“This is so sad. American soil has not seen this since Pearl Harbor,” Vajpeyi said.

Likening the attacks to that on Pearl Harbor in 1941 has become commonplace in the reports on television, in the newspaper and between friends and families. Pointedly, however, there are some significant differences.

“Making an analogy between this event and Pearl Harbor is a good comparison in some ways, but not all,”

Lobell said. “It’s the same caliber as Pearl Harbor, but with Pearl Harbor we had knowledge of who perpetrated the attack and we had someone to retaliate against.”

As area malls closed and cancellations flashed television screens, UNI students attended classes and meetings as scheduled,

“We made the decision to continue with classes and business as usual because people needed to cope,” UNI President Robert Koob said. “It’s an opportunity for students to share thoughts and feelings with each other and faculty. We visited with some students

and decided continuing with business was the best plan.” Addressing the safety of the UNI community, Koob said: “We have asked Public Safety to watch for inappropriate actions against other people. This is an opportunity for moral leadership.”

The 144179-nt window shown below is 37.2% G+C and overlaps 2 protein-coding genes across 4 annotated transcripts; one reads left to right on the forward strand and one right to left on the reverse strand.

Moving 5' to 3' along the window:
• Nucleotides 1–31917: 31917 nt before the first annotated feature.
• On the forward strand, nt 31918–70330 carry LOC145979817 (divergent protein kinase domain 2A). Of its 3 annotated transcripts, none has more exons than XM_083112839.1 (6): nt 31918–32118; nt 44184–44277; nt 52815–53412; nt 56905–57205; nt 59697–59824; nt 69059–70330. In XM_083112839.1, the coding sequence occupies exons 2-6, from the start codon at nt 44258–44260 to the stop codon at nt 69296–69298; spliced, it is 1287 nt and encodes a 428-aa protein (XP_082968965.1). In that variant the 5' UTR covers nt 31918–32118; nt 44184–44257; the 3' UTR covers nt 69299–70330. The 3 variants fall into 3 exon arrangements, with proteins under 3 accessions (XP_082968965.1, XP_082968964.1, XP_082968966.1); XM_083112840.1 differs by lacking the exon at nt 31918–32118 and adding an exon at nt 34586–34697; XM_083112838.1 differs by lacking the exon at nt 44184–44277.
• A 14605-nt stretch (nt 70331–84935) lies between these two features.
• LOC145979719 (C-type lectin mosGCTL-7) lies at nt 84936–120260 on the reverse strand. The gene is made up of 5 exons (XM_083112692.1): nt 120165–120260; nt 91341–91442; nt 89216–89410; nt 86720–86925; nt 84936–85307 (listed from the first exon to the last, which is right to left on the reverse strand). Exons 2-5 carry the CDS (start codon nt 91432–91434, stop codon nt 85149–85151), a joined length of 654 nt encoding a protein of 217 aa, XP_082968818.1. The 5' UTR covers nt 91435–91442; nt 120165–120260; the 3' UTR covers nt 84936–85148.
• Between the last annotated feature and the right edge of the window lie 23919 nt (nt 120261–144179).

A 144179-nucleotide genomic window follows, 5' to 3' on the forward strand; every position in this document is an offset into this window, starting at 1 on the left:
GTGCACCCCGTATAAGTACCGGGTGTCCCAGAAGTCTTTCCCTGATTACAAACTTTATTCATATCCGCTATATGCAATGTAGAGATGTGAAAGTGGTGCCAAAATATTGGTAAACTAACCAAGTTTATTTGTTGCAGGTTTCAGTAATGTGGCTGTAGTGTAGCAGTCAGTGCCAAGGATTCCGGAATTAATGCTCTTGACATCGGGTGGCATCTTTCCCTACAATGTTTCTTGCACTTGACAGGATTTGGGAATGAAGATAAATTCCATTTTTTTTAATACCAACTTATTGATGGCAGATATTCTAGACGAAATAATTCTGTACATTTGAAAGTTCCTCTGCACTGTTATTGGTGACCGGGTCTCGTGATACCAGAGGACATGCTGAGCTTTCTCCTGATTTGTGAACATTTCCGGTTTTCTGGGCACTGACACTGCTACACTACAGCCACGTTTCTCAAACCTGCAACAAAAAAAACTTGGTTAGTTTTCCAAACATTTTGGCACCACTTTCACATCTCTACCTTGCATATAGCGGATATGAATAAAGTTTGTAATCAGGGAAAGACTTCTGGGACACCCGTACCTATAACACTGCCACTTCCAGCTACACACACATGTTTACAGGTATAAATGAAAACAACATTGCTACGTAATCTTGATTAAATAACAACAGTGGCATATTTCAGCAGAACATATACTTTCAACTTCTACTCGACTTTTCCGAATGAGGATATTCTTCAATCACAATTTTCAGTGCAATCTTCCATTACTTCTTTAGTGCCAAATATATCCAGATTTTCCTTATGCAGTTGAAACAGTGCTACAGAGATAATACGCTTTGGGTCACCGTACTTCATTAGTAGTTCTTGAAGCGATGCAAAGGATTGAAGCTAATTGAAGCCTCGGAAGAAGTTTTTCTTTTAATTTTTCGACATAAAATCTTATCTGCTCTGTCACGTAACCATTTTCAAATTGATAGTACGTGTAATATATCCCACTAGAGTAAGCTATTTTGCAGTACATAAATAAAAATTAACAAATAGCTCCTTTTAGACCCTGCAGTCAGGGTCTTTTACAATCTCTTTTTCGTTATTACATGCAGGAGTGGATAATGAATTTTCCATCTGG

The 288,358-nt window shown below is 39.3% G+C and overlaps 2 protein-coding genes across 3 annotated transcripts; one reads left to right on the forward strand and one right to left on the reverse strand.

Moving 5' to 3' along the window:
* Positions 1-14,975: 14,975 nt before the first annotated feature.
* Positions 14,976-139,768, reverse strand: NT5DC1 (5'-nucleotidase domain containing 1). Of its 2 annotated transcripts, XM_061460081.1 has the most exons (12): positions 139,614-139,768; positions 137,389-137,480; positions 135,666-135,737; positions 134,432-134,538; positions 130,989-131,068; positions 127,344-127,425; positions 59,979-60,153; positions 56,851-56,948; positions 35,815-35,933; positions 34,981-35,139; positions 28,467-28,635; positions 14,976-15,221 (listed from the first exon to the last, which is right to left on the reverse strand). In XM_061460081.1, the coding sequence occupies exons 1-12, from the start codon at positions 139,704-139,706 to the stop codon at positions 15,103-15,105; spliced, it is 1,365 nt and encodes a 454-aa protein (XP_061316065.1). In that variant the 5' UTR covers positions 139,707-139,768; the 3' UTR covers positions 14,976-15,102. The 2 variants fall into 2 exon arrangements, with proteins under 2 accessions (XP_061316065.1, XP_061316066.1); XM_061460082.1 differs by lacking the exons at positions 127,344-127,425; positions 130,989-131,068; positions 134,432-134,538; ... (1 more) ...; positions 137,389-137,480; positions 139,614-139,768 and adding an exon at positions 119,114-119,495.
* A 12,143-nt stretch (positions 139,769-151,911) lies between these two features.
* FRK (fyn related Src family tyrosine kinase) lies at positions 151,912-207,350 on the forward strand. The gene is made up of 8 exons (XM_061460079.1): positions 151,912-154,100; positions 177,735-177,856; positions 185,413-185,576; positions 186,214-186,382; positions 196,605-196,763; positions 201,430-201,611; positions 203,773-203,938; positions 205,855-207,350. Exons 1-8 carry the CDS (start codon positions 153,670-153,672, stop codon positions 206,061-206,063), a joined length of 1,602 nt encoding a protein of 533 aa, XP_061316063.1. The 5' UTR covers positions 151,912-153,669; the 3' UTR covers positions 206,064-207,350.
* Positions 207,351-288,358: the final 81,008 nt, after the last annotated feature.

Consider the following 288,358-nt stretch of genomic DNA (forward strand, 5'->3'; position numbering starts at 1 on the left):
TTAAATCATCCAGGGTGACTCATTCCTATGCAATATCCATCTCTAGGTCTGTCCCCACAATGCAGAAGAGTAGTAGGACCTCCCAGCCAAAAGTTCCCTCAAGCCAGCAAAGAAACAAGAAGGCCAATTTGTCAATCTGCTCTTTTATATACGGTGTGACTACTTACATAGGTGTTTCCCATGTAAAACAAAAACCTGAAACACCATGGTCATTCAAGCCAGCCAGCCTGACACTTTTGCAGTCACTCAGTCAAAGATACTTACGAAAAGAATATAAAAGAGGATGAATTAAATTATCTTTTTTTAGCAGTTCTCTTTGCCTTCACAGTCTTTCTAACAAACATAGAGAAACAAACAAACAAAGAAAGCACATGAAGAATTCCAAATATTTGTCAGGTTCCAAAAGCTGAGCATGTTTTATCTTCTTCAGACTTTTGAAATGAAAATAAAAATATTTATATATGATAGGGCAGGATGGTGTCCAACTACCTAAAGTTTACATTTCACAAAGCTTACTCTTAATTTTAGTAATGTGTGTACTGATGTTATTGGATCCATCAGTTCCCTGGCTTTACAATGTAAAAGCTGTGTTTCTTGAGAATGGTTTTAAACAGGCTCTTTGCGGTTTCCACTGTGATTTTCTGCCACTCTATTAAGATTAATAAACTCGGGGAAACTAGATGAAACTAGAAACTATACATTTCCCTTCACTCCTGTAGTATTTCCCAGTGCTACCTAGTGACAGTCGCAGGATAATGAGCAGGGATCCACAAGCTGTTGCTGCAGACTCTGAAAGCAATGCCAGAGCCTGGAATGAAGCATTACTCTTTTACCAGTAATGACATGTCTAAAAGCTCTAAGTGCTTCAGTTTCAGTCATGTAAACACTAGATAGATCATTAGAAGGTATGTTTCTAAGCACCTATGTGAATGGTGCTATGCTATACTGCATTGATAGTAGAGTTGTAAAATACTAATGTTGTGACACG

Leadership and support came from every level Tuesday, including a statement released by low Governor Tom Vilsack and Lieutenant Governor Sally Pederson: In their statement the two Iowa leaders expressed the sentiments that so many Americans felt after the disaster and detailed the ways in which i Iowans are helping with the cause.

“As the lead state coordinating agency in the nation, Iowa’s Emergency Management Division has been working with other state emergency management divisions to respond to today’s terrorist attacks,” the statement said. “The Iowa Emergency. Operations Center also is activated and is standing by to respond to any need in Iowa as well as to help other states affected by today’s attacks.”

The statement continued, “As always, Iowa’s National Guard stands ready to provide support and assistance to people in need. We are extremely proud of these men and women and appreciate their service.”

In addition, the statement thanked those Iowans who have already donated blood and encouraged others to do the same and contact their local blood banks. Also, Vilsack and Pederson urged those planning to travel by air in the next couple of days to travel so that those who have been stranded can get to their destinations and emergency personnel can get to the areas where they are needed.

In the aftermath of this attack on the nation, many people are wondering what will come next. President Koob admits “we can’t anticipate the long-term effects,” while Professor Vajpeyi paints a much grimmer picture.

“This is not the first time this has happened, and unfortunately it may not be the last time. We don’t know where the next hit will be coming from.